My code does give me the data as shown in the data sheet so I believe it is correct? ( If I press on the sensor and chose to output the data in Hex or any other format I get readings as I would expect them according to the data sheet.
My problem is I would like to use only a positive scale to represent the numbers ( e.g if I press the sensor in a negative direction I would like the value to come out as positive etc. example (0 - 1000 being the full scale) and 0-499 representing the negative values, 500 being zero and 501-1000 being positive etc.
I am having a hard time with this as I am new to C. Do you have a skeleton code I could use to work with?

4. ### KeepItSimpleStupid AAC Fanatic!

Mar 4, 2014
3,544
669
You have 24 bit 2's complement and you need 32 bit two complement. it's easy, although I can't give you code.

All you have to do, is replicate the sign bit and extend it to 32 bits. The sign bit is 2^23; Whatever that bit is, you make that bit fill the 2^24 through 2^31. That's it.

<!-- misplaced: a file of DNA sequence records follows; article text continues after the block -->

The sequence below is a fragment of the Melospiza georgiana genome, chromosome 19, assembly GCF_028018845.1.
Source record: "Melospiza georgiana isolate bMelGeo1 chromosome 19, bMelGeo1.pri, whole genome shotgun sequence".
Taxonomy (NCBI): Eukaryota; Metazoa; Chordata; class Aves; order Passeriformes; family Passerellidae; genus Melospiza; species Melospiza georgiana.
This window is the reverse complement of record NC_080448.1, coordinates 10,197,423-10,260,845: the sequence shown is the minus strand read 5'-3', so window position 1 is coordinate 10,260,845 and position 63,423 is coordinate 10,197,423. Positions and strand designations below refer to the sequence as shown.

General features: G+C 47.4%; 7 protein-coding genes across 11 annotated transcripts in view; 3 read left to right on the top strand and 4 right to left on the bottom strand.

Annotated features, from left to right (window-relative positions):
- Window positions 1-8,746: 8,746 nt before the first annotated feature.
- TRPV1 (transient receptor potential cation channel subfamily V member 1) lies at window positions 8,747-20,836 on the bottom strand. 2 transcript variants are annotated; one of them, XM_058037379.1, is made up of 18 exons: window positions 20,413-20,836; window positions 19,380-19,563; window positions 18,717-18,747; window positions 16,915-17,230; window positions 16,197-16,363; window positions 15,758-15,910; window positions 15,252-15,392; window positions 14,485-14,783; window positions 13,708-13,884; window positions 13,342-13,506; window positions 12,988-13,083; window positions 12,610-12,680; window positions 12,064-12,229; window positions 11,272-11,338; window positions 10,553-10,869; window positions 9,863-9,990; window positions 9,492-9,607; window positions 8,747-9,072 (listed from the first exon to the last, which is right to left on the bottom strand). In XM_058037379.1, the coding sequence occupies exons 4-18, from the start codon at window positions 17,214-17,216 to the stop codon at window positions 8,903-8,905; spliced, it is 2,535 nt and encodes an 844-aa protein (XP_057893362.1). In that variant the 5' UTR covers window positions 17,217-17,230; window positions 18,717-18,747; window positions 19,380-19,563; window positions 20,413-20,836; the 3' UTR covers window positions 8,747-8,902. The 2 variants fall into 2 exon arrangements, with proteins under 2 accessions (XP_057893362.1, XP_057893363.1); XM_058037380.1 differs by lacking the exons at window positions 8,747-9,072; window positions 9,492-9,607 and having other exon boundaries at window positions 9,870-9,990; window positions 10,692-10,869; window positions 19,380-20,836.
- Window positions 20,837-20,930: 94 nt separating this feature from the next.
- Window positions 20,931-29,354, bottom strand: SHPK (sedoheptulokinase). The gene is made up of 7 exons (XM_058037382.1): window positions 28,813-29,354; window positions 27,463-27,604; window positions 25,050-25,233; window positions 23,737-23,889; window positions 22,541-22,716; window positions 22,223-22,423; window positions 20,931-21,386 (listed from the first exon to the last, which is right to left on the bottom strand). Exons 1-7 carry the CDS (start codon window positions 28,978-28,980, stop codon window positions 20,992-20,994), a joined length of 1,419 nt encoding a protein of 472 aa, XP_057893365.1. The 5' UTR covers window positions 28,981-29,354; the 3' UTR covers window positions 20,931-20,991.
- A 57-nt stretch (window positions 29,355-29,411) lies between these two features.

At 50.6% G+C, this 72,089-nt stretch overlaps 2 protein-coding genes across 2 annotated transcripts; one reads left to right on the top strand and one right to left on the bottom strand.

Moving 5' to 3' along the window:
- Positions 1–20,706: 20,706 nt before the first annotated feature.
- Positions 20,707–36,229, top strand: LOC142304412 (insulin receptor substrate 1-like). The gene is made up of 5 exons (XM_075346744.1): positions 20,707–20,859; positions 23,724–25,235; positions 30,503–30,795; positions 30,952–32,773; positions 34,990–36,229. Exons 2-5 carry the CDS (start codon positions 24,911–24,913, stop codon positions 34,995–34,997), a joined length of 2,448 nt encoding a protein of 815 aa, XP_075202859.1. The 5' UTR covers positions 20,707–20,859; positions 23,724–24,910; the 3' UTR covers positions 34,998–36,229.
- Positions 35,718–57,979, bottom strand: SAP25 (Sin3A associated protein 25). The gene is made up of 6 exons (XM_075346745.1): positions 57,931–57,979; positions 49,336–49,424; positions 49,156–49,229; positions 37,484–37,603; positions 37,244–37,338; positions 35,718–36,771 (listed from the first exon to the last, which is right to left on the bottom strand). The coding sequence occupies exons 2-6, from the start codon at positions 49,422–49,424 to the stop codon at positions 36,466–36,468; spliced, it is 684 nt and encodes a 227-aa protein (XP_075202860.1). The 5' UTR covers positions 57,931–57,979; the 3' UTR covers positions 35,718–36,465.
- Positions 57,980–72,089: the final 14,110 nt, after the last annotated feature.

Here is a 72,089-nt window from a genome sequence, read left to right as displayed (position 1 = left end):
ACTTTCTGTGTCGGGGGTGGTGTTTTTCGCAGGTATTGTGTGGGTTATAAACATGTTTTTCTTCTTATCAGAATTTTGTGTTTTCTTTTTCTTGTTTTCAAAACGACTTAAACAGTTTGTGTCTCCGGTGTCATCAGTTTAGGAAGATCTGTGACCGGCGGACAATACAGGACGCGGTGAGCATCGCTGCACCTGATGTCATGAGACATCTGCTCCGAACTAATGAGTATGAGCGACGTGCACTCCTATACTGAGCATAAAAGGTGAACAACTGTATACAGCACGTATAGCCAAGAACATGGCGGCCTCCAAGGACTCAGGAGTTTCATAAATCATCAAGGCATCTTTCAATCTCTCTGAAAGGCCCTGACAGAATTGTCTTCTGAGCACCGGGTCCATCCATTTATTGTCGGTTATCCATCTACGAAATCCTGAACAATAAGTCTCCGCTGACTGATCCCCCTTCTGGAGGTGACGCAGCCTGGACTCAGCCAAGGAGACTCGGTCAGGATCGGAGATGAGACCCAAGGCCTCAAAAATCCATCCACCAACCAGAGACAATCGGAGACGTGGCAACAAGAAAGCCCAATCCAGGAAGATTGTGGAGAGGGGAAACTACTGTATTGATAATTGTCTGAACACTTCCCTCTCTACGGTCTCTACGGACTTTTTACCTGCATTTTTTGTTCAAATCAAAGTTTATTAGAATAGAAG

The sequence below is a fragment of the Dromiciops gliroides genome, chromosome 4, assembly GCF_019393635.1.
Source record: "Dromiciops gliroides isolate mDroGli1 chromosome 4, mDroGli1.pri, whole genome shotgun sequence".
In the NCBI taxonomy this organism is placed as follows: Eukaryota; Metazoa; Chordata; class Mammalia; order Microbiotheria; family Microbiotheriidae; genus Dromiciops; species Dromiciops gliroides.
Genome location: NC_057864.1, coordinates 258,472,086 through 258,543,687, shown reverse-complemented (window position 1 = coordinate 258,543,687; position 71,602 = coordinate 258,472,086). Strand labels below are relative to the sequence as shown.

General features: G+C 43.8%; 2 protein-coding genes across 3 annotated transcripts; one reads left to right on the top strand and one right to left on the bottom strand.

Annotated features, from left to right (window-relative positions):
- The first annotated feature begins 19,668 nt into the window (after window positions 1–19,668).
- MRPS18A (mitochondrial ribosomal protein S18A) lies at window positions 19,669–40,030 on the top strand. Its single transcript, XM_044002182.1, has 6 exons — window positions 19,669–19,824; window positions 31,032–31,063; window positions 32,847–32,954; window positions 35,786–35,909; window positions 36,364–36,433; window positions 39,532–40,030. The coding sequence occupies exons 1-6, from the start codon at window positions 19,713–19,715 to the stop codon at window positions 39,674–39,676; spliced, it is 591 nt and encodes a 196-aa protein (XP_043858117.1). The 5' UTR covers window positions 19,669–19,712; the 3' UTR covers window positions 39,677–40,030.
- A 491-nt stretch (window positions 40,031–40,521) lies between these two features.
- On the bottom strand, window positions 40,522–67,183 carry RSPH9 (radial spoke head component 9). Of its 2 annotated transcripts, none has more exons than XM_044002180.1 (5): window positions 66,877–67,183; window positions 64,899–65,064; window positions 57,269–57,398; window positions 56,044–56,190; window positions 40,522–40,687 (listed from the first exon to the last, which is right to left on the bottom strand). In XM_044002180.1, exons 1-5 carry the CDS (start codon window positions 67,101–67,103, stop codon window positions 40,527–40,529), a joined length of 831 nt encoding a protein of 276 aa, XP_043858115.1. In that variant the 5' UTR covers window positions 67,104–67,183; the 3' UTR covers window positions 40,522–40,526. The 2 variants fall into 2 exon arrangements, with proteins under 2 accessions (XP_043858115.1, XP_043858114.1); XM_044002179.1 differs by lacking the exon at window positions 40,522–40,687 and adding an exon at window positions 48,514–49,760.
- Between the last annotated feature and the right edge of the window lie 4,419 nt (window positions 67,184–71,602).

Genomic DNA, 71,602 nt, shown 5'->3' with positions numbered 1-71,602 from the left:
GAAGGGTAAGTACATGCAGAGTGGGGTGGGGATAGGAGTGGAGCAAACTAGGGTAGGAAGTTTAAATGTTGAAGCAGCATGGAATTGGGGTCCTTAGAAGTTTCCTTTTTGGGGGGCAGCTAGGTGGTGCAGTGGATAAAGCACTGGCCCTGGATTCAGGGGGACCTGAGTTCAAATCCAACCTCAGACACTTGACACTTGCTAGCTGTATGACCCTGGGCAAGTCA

example. 4 bit 2's complement to 8 bit 2's complement.

4 bit, -7 to 8; 8 bit 2's complement is -127 to 128.

so 1111 is -1; if you sign extend it to 8 bits, you get 1111 1111 or -1
do, 0001 is 1; and if you sign extend that, you get 0000 0001 or 1

You just replicate the sign bit.

In 2's complement, there isn't two representations of zero.

You may be able to type cast it into binary. Look at the 24 bit sign bit and if it;s 1 OR 0b111111111100000000000000000000000 into what you read and if it's zero AND
--------------------s
s is the sign bit.

And type cast back to 32 bit signed integer (32 bit 2's complement).

Last edited: Sep 27, 2017
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5. ### MrChips Moderator

Oct 2, 2009
19,114
6,145